Skip to Content

National HIV Testing Day

Medically reviewed on Jun 27, 2016 by L. Anderson, PharmD

Are You Doing It? - Get Tested, June 27th, 2016

National HIV Testing Day (NHTD) -- June 27th each year -- is the national observance day in the U.S. to promote Human Immunodeficiency Virus (HIV) testing. NHTD and the theme "Doing It" is the 2016 national HIV testing and prevention campaign designed to motivate all adults to get tested for HIV and know their status.

  • According to the Centers for Disease Control and Prevention (CDC), about 1.2 million people in the U.S. are living with the HIV virus that causes Acquired Immunodeficiency Syndrome (AIDS), but one in eight of these people do not know that they are infected.
  • In 2014, an estimated 44,073 people were newly diagnosed with HIV. An estimated 20,896 people were diagnosed with AIDS in 2014.
  • In 2014, 22% of all new HIV diagnoses were among youth aged 13-24.
  • HIV can affect anyone regardless of sexual orientation, race, ethnicity, gender or age. However, certain groups are at higher risk for HIV and merit special consideration because of particular risk factors. Gay and bisexual men are more severely affected by HIV than any other group in the United States.
  • These statistics emphasize the need that each person who has unprotected sex with someone whose HIV status they do not know may be at risk for contracting HIV. Additionally, anyone who does not know their HIV status and has unprotected sex with someone else is at risk for spreading the virus unknowingly.

    The CDC recommends everyone between the ages of 13 and 64 years of age be HIV-tested at least once as part of their regular health screening. Pregnant women should also undergo early HIV testing as part of their routine prenatal check-up at each pregnancy to help prevent passing HIV to their babies.

    The CDC also suggests yearly testing for those at higher risk for HIV, such as intravenous drugs users, people who exchange sex for money or drugs, gay and bisexual men, those who have had sex—anal or vaginal—with an HIV-positive partner, or if you've had more than one sex partner since your last HIV test. Also, if you've been diagnosed with or treated for hepatitis or tuberculosis (TB), or if you've had sex with someone whose sexual history you don’t know, you need to be tested, too. Gay and bisexual men who are sexually active with multiple partners may benefit from more frequent testing, perhaps every three to six months. People who have been sexually assaulted should consider post-exposure prophylaxis (PEP), taking certain antiretroviral medicines after being potentially exposed to HIV to prevent becoming infected. Women who are pregnant or planning to get pregnant should also be tested for HIV.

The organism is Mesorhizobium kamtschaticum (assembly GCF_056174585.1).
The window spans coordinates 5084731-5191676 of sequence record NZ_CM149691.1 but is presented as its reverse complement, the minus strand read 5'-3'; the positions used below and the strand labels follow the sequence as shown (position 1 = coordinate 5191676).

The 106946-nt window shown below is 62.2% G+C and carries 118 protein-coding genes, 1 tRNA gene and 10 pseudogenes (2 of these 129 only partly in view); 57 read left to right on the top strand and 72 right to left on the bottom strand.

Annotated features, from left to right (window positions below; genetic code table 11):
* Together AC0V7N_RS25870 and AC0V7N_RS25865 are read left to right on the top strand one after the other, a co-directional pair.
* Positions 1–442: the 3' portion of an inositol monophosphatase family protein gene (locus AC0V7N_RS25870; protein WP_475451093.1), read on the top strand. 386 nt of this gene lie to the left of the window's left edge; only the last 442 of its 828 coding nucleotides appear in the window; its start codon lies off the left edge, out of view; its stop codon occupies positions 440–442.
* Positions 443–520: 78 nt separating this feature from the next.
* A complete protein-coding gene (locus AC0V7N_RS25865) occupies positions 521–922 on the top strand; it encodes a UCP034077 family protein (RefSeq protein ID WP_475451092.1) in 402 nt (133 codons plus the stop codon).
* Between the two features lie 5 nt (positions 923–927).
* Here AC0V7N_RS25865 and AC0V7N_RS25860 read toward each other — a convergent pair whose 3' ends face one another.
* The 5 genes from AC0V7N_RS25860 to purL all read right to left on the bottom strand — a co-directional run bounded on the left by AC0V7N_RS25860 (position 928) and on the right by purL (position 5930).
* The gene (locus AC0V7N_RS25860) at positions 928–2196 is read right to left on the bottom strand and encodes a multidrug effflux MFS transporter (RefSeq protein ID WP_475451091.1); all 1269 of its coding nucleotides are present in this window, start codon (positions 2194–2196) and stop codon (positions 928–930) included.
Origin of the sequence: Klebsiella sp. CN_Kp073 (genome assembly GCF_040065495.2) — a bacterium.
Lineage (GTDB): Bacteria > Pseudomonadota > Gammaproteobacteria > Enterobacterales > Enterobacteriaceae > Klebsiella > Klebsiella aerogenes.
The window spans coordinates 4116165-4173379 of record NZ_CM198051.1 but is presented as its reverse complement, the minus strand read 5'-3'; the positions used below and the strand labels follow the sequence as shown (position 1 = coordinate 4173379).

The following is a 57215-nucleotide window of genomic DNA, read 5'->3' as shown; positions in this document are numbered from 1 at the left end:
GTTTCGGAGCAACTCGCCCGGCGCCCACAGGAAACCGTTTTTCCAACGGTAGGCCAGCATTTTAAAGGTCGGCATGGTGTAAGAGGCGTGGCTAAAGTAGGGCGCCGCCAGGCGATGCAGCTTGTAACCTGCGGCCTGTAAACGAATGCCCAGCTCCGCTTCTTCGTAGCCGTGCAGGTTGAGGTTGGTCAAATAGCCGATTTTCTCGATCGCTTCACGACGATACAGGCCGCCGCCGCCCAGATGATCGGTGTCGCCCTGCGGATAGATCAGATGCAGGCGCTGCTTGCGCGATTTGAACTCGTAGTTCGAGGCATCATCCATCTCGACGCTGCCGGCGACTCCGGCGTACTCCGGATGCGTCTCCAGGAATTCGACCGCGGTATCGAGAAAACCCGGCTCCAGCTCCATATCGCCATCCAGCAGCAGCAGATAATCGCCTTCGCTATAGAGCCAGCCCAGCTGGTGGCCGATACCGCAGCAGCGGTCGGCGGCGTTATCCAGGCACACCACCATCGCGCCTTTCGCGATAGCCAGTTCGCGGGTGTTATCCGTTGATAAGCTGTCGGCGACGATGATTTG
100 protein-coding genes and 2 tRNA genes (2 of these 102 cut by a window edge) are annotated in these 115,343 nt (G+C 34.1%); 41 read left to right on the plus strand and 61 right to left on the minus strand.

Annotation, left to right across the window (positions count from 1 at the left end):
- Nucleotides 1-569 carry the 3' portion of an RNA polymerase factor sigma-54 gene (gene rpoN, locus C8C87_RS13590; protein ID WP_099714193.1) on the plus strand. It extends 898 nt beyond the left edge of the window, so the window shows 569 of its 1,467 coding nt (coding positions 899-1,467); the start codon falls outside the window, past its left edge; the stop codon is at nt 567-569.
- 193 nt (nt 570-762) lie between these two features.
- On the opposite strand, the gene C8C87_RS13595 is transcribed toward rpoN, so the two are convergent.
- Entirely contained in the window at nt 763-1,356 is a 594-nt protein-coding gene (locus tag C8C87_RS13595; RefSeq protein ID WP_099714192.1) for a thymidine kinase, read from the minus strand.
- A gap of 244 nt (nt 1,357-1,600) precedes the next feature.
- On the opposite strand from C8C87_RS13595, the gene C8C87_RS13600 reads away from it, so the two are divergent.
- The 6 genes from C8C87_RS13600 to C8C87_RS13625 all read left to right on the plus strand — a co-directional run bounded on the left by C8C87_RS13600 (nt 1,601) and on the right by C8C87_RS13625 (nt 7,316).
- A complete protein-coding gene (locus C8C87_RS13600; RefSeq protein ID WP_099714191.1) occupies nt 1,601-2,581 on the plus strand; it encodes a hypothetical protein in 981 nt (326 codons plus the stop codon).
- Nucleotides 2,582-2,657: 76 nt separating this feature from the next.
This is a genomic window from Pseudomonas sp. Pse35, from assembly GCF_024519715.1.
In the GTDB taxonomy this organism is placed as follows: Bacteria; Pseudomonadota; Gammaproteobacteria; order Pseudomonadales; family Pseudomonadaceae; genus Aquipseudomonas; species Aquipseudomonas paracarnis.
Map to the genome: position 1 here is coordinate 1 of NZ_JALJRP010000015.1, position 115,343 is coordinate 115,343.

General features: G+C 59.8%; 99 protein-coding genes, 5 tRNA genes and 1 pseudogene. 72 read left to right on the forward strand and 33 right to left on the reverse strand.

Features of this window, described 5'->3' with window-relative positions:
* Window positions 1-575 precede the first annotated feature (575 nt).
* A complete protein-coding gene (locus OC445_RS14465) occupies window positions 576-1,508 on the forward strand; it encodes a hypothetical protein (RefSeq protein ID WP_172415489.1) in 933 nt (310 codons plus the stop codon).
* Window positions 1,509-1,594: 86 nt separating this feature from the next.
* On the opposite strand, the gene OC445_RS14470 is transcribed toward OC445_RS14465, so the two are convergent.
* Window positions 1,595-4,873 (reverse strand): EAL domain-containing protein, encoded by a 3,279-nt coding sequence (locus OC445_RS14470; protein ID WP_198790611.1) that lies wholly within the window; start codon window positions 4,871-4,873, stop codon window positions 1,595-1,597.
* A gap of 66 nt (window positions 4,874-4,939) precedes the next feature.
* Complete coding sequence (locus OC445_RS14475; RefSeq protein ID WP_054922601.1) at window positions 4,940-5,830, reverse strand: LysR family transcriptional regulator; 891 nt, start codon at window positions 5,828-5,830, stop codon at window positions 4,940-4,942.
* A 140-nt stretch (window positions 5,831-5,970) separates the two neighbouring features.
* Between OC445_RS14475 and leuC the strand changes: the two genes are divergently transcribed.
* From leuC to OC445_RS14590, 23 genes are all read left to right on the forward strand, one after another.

Take these following actions as part of National HIV Testing Day:

    • If you do not know your HIV status, get tested. Consult with a healthcare provider to find an HIV testing center, find a place to be tested in the community, or take a home HIV test. You can purchase a home HIV testing kit from your local pharmacy. You can find the location of local HIV testing sites by entering your zip code at this website,, you can text your zip code to “KNOW IT” (566948), or call 1-800-CDC-INFO (232-4636). All of these resources are free and confidential.
    • You can lower your HIV risk by having sex with one partner only whose HIV status is uninfected. If you know your partner is positive for HIV or are not sure of your partner's status, use a condom every time you have anal, vaginal or oral sex. Talk to your healthcare provider about options like medicines that prevent and treat HIV, such as pre-exposure prophylaxis PrEP, post-exposure prophylaxis (PEP), and antiretroviral therapy. The website has more information about PrEP here.
    • See a healthcare provider as soon as possible if you know your HIV status is positive. Most people who are infected with HIV will progress to AIDS if not treated. Early detection and treatment for HIV can drastically affect how healthy an HIV patient can remain, so early testing is endorsed by the CDC. Getting treated also helps to lower the chance that HIV is passed on to others.

    Using antiretroviral drugs to help prevent infection is called pre-exposure prophylaxis, or PrEP. The PrEP approach to HIV prevention can protect people at high risk of being infected with HIV. A combination of two HIV medicines (tenofovir and emtricitabine), sold under the name Truvada, is approved for daily use as PrEP to help prevent an HIV-negative person from getting HIV from a sexual or injection-drug-using partner who’s positive. PrEP can reduce the risk of HIV infection in IV drug abusers, in transmission of HIV from mother to child, in gay and bisexual men and in heterosexuals. If you are uninfected, but are at high risk of acquiring HIV infection, talk to your health care provider about PrEP options.

    To Learn More Information About HIV/AIDs

    Visit the U.S. Centers for Disease Control and Prevention

    To Learn More About National HIV Testing Day

    Visit the News and Events Website

    To Learn More Information About HIV Testing

    Visit the HIV/AIDS Center

    See Also:

    Recommended for you